Like many professions, the executive recruiting industry has developed its own specializations and distinctions. The differences between retained executive search and other types of recruitment can seem confusing and the differences unimportant. However, to people in the profession and those dealing with it, the differences are crucial.
Retained executive search consulting is a form of management consulting - the phrase refers to the contract under which consulting and recruiting advice is performed. The process of contacting and introducing senior executives is a sensitive one and should be performed correctly. It is not just a matter of payment. The retainer provides an umbrella of professionalism, credibility and recognized practice into an area of management where considerable harm may be caused to the individual and the organization concerned if proper process is ignored. It also implies partnership between the executive search firm and the hiring organization. The search firm brings industry specific expertise and unique insight on the client’s leadership needs.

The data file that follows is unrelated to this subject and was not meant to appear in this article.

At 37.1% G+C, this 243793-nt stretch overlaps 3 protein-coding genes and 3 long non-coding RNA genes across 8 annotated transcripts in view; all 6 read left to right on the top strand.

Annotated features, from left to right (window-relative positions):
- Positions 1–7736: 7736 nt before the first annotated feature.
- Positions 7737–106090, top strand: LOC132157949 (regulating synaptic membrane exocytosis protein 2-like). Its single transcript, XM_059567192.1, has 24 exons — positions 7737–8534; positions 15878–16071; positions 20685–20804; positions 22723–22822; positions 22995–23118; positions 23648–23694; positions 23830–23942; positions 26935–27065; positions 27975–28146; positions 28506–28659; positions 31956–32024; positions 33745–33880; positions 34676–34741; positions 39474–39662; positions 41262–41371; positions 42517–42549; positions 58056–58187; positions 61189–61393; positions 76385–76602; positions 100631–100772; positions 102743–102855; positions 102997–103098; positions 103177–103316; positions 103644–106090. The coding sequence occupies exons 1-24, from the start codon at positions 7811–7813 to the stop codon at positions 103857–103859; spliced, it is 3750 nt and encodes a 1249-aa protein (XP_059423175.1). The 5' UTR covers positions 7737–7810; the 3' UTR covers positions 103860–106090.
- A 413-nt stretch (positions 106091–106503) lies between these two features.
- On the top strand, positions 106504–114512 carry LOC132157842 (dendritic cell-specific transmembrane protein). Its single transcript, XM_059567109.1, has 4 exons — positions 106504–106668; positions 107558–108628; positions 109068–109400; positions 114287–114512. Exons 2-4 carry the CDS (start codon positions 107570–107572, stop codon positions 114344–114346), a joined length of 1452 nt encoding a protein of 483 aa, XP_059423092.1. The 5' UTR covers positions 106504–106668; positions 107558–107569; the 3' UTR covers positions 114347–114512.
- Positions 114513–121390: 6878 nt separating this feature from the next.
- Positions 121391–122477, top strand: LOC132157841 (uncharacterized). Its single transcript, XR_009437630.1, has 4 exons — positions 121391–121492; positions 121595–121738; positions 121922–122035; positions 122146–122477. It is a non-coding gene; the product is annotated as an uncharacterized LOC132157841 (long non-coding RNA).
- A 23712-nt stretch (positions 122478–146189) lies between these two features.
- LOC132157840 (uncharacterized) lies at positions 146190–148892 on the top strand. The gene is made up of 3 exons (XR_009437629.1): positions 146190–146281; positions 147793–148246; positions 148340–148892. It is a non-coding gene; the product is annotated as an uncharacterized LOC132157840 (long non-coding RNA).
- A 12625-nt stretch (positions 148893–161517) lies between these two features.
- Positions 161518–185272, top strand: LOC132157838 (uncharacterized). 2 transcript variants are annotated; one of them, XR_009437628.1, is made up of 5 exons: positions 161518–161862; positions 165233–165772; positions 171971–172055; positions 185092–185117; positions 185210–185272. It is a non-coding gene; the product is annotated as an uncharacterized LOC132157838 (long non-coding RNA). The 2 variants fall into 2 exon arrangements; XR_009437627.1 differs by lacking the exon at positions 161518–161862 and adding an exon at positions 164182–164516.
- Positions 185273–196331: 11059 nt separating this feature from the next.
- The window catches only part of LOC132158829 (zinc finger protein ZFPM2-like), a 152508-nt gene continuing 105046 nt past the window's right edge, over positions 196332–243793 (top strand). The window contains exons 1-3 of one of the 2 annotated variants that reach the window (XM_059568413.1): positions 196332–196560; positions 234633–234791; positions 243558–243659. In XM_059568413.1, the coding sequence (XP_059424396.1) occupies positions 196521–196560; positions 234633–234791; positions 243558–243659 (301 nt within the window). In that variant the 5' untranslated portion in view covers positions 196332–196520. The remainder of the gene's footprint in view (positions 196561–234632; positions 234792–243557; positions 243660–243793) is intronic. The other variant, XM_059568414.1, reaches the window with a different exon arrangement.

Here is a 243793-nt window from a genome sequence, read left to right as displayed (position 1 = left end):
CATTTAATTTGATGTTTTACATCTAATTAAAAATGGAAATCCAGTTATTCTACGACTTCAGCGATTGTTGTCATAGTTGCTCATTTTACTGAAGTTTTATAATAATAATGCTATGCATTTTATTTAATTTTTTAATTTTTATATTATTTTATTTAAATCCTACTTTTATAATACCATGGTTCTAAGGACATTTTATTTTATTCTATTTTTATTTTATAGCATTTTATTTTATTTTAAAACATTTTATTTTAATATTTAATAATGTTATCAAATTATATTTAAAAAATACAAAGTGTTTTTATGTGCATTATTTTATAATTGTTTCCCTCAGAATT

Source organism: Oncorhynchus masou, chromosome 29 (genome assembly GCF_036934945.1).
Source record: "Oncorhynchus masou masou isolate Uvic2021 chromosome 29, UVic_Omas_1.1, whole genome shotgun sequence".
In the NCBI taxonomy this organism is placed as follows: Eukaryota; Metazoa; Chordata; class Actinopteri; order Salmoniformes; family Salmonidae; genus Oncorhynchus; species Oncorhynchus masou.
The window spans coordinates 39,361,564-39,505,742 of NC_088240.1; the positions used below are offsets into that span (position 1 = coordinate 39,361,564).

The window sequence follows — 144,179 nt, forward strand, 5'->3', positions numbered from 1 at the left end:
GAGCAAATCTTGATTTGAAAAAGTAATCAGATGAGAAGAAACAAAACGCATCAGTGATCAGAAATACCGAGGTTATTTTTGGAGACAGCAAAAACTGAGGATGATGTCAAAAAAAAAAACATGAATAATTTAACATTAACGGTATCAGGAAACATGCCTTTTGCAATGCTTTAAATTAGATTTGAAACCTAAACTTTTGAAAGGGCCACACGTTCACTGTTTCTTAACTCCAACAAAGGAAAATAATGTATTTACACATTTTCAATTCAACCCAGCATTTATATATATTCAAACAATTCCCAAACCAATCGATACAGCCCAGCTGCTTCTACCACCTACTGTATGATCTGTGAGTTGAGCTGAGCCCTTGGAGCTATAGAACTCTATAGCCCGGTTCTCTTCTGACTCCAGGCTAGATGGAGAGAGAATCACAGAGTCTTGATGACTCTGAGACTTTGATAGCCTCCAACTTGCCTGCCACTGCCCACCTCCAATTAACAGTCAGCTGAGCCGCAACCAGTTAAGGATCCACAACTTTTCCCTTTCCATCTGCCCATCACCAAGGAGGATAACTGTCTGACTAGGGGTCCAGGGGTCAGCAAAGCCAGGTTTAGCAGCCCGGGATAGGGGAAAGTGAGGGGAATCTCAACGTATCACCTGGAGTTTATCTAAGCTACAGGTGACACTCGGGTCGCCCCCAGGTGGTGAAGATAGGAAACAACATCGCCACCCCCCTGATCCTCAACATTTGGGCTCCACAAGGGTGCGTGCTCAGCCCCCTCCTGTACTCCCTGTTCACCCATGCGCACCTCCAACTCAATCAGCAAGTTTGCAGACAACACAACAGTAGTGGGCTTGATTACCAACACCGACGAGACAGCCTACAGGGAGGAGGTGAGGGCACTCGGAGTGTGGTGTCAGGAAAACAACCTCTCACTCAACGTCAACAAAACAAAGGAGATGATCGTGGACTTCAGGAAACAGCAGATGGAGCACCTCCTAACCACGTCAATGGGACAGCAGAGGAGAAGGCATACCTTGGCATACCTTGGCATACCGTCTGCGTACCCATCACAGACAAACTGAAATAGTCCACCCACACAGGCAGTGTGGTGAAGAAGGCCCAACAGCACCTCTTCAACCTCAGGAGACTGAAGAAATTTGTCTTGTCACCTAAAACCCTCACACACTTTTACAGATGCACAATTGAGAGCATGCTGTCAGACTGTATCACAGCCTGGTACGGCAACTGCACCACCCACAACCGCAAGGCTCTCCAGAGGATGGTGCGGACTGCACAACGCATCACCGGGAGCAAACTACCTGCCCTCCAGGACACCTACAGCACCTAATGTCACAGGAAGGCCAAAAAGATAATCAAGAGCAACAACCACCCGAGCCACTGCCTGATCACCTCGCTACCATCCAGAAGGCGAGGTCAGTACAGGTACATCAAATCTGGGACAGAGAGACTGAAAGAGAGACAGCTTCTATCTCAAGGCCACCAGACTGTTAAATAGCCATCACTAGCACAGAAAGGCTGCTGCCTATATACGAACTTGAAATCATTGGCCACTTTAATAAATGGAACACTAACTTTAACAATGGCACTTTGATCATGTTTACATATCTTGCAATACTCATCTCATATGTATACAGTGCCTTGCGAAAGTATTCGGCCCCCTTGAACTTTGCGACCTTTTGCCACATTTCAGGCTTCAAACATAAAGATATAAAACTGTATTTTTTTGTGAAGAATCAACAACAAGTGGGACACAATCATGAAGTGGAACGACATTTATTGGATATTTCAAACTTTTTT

As a candidate, it means that your career information will be held in the strictest confidence by the search firm and only disclosed to a client organization with your agreement. It means that when interested in a position, you will be treated as a candidate, not as an applicant. Considerable time and effort will be expended by the search consultant in getting to know and evaluate you and your background. You should treat the consultant as a trusted intermediary rather than as an obstacle. If this position does not work out there will always be others.
When responding to a possible opportunity, always ask whether the search firm is retained by the client organization. You should expect a good knowledge about the organization from the search firm’s researchers and search consultants. If they don’t know much, they may well not be retained.
If they are not retained, then you should query the relationship between the search firm and the client organization. The client may not trust the search firm to deliver quality candidates and if they have requested candidates from one firm, then they may well have requested candidates from several others. This kind of speculative process could place you in a compromised position, wasting your time and perhaps even harming your reputation.


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